Well, I guess it’s just us now.
The scene has everything and nothing to do with what I’m feeling right now.
My father was a force. His career was defined by unparalleled artistic talent and an unwavering character that drove him to constantly fight for his peers and those in need. He would become known in the comics industry as one of the most influential creators of all time and champion social and creator’s rights. When he saw a problem, he wouldn’t hesitate. What would become tales told and retold of the fights he fought were born out of my father simply seeing something wrong as he walked through the halls of Marvel or DC and deciding to do something about it right then and there.
But growing up in the late eighties and through the nineties that isn’t the Neal Adams I knew. I knew dad. He worked in commercial arts and ran a studio. He worked hard but always made time for family. We would do family activities nearly every weekend and for the most part he was how I imagined every dad, except he knew how to draw.
But there were clues. Things I noticed but didn’t yet understand. We would occasionally go to a comic convention and while there I would see these interesting people who would treat my father with such reverence. Names I would come to know and idolize: Neil Gaiman, Dave Stevens, Frank Miller, Bill Sienkiewicz, Larry Hama and so, so many more. There was something interesting about these interactions. They were…familiar.
It wasn’t until I was in my early teens that I really started to gain a perspective on who my father was to the comic industry. It didn’t change who he was to me. He was still dad. I just got to understand what he was to other people a little bit more. Still, there was something about the way all these people treated him that was so familiar. But I couldn’t put my finger on it.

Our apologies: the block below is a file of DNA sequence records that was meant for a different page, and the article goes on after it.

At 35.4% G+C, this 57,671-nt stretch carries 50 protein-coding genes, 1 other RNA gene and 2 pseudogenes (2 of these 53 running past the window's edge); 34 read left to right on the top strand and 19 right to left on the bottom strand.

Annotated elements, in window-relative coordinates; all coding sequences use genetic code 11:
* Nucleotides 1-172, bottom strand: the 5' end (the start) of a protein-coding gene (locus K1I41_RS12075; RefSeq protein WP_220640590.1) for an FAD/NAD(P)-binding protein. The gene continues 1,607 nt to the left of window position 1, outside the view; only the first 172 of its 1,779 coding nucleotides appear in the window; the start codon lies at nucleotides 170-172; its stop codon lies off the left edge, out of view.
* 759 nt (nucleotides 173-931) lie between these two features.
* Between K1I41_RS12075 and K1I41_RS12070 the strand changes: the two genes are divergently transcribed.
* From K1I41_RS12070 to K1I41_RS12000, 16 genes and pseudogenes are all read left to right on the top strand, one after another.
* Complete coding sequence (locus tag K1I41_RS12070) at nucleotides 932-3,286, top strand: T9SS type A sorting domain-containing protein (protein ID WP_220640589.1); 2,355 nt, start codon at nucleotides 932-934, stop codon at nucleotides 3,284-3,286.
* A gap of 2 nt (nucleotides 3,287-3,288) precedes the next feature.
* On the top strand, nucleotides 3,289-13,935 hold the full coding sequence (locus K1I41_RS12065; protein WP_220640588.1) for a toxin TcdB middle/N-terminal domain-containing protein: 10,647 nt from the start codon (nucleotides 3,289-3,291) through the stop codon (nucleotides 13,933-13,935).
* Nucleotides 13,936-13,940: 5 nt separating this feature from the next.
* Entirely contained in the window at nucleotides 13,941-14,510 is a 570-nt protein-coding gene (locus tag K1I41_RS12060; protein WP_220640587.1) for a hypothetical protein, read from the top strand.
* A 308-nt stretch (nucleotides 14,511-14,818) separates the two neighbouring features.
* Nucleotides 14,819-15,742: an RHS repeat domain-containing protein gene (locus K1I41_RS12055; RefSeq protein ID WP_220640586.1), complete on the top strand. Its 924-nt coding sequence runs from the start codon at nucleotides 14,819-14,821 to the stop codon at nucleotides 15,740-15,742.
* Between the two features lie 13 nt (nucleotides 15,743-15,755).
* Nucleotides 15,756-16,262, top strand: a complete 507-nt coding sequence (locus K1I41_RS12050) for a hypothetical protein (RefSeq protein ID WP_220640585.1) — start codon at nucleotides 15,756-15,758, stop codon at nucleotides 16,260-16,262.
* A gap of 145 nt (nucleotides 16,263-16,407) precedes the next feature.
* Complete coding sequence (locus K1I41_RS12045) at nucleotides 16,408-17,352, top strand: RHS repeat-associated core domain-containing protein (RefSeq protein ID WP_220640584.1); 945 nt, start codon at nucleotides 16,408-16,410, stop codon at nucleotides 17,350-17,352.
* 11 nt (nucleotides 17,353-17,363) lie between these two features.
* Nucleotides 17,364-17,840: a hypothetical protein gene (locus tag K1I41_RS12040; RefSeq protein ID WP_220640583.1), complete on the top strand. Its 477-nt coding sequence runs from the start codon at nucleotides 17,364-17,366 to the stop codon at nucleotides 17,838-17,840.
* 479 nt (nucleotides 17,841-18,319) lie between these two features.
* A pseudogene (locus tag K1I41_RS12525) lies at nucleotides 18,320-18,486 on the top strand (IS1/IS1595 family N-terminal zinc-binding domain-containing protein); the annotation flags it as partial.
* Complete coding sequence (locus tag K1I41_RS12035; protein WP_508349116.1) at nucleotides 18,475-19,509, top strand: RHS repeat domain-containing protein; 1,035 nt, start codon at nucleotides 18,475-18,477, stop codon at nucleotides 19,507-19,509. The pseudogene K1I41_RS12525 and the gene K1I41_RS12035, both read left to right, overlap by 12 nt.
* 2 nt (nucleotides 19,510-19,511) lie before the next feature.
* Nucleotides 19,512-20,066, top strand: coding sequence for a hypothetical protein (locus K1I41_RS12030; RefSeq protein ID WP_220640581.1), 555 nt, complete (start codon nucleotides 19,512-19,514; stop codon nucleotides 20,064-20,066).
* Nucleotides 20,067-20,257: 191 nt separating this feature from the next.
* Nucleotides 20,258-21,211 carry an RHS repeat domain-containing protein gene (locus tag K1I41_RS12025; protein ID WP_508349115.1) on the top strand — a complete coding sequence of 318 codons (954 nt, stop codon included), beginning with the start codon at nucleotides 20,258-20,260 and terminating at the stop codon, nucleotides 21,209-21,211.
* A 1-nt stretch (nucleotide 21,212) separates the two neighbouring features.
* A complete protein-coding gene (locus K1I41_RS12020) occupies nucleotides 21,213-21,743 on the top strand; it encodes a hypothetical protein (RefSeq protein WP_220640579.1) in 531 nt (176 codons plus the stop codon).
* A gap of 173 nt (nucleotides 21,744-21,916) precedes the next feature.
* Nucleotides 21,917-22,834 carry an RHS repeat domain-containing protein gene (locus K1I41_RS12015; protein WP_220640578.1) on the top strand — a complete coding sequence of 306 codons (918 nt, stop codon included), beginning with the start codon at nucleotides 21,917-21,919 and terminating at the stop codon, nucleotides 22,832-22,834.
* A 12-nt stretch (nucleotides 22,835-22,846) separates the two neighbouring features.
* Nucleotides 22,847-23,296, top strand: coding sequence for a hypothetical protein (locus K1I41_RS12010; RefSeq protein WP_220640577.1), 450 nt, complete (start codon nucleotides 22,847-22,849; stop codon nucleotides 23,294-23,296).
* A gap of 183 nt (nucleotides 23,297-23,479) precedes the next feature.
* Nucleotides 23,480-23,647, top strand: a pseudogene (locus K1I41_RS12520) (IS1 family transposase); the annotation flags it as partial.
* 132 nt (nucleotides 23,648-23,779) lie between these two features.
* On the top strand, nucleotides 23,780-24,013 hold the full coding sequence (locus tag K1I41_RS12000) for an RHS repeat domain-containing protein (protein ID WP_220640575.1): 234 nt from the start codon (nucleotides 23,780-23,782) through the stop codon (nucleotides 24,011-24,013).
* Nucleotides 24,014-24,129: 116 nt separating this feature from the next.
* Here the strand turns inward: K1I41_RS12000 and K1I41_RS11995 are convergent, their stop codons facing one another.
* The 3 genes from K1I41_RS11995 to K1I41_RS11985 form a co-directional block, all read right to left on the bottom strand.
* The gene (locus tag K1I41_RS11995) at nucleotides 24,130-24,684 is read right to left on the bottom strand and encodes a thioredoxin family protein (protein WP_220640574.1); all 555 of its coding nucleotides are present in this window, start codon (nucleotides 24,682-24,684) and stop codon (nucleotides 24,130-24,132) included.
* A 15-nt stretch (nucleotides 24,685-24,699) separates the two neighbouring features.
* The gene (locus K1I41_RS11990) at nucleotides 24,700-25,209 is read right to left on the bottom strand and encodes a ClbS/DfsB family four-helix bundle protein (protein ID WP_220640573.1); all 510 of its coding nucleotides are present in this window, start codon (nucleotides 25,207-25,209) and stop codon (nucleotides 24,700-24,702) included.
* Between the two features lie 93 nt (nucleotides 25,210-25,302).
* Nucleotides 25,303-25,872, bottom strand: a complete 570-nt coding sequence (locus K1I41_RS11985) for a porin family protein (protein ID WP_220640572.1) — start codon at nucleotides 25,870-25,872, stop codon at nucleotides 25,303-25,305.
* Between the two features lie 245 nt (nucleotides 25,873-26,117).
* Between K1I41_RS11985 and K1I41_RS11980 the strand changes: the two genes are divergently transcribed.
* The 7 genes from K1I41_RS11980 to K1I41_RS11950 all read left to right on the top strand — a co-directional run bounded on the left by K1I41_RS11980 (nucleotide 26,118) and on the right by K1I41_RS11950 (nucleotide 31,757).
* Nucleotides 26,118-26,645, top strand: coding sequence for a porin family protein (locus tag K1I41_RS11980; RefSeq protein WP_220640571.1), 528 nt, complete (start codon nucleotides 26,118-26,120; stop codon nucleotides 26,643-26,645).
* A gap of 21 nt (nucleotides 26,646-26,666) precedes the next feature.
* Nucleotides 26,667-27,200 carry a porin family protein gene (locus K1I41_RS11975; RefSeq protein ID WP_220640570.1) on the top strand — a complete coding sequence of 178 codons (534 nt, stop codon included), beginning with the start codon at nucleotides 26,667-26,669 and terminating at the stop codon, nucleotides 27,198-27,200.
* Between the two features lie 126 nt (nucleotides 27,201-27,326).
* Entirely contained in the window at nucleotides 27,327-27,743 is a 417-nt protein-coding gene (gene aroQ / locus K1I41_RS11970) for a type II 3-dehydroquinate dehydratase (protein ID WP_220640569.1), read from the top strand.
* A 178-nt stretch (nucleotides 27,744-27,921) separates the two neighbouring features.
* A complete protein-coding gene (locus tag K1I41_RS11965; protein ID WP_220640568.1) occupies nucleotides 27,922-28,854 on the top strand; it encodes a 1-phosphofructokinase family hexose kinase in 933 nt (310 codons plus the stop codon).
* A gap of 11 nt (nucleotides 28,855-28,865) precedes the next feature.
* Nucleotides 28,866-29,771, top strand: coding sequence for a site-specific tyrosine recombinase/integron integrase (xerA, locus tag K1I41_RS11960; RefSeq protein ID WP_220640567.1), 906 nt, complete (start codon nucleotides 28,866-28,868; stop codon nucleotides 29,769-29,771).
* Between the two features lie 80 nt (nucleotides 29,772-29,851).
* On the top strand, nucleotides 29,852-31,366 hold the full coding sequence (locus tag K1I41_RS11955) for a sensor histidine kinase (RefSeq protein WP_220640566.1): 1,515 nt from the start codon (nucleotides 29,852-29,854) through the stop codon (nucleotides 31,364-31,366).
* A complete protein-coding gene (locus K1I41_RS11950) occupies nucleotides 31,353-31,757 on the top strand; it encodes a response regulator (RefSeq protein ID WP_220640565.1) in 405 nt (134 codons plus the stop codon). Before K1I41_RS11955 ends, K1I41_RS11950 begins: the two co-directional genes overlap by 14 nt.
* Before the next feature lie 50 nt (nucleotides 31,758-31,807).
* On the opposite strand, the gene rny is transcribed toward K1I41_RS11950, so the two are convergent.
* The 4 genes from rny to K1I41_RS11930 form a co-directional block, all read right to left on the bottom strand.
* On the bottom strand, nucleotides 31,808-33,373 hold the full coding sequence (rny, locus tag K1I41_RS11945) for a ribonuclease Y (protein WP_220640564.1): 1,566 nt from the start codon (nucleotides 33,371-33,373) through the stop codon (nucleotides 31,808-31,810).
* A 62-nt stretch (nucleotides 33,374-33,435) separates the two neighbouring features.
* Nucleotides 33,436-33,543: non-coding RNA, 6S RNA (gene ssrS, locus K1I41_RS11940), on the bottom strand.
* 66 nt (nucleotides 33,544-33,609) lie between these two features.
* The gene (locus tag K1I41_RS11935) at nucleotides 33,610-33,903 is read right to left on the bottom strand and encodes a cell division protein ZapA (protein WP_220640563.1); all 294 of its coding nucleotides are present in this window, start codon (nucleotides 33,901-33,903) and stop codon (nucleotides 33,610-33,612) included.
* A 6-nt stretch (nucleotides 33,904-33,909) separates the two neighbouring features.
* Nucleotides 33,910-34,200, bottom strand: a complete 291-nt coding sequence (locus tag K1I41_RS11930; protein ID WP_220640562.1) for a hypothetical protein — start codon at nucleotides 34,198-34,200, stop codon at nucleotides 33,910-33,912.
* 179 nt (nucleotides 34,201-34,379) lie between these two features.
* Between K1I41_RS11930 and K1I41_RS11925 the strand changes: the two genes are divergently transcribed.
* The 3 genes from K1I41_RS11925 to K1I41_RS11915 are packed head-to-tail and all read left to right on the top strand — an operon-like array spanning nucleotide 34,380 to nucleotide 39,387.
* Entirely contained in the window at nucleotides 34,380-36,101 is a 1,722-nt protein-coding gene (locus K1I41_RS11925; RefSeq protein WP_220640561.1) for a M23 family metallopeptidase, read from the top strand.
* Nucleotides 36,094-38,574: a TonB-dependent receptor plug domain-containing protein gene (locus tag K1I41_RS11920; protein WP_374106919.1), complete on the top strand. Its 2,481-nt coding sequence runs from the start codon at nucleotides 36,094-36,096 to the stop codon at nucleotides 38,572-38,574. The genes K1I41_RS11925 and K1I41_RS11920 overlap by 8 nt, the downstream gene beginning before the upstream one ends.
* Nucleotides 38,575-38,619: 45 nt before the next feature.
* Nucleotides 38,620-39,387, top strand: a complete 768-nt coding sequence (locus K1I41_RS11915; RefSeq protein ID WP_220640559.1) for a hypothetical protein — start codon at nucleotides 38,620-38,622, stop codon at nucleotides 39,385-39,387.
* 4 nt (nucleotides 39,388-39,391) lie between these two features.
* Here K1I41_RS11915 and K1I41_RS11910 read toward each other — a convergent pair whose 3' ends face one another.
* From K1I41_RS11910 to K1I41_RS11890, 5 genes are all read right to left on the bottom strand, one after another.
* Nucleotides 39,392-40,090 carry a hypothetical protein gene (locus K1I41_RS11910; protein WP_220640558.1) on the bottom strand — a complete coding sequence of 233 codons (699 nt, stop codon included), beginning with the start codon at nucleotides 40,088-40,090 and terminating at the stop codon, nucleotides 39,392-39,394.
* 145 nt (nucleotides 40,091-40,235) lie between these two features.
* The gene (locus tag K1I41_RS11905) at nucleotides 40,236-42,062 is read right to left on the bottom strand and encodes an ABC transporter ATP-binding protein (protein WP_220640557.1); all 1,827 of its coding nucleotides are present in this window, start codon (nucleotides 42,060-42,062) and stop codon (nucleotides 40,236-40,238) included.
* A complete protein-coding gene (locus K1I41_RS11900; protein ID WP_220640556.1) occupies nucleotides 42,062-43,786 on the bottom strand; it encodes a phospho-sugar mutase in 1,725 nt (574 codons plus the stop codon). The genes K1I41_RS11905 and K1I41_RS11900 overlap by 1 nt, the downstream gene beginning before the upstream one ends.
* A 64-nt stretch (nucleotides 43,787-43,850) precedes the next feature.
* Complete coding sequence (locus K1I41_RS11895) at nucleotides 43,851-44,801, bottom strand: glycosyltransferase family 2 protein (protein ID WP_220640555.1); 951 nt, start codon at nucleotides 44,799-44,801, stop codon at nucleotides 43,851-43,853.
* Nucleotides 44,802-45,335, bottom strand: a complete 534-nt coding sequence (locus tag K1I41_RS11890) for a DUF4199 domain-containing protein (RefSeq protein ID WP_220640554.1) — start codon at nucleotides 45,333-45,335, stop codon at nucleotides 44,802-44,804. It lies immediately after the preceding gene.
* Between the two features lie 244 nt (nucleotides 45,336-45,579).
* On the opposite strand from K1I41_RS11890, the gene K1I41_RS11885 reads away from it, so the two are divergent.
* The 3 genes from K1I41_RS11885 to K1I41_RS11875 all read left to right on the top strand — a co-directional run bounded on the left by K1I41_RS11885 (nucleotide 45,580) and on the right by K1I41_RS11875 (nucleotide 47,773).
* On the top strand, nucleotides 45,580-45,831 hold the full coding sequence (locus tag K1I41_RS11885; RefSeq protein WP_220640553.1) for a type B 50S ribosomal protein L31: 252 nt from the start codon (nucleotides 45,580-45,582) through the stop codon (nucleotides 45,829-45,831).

Dad would hate me for sharing this but I can’t keep quiet about it anymore: he was SO generous. He gave of himself, both time and money, without question. He gave without ever asking for anything in return, and never bragging a word of it to anyone.
As I grew older and was trusted by him to be in the room when important conversations were had and deals done, I saw the side of him that earned him the status of living legend. With a phone call to Marvel or DC he would start a young talent on their career, and with a confident smile he could send corporate lawyers running to hide behind the fallen cards that they once believed was a sturdy house. Still, there was something familiar.
It wasn’t until I was an adult that I truly got it. It wasn’t until I sat at tables at conventions next to the same people I would watch treat my father with such reverence that I understood. He was their father too. Neal Adams’ most undeniable quality was the one that I had known about him my entire life: he was a father. Not just my father, but a father to all that would get to know him.
And so I come back to that question that I’ve been asked my entire life: “What is it like having Neal Adams as your dad?” Don’t be silly. To know Neal Adams is to know what it’s like having Neal Adams as your dad.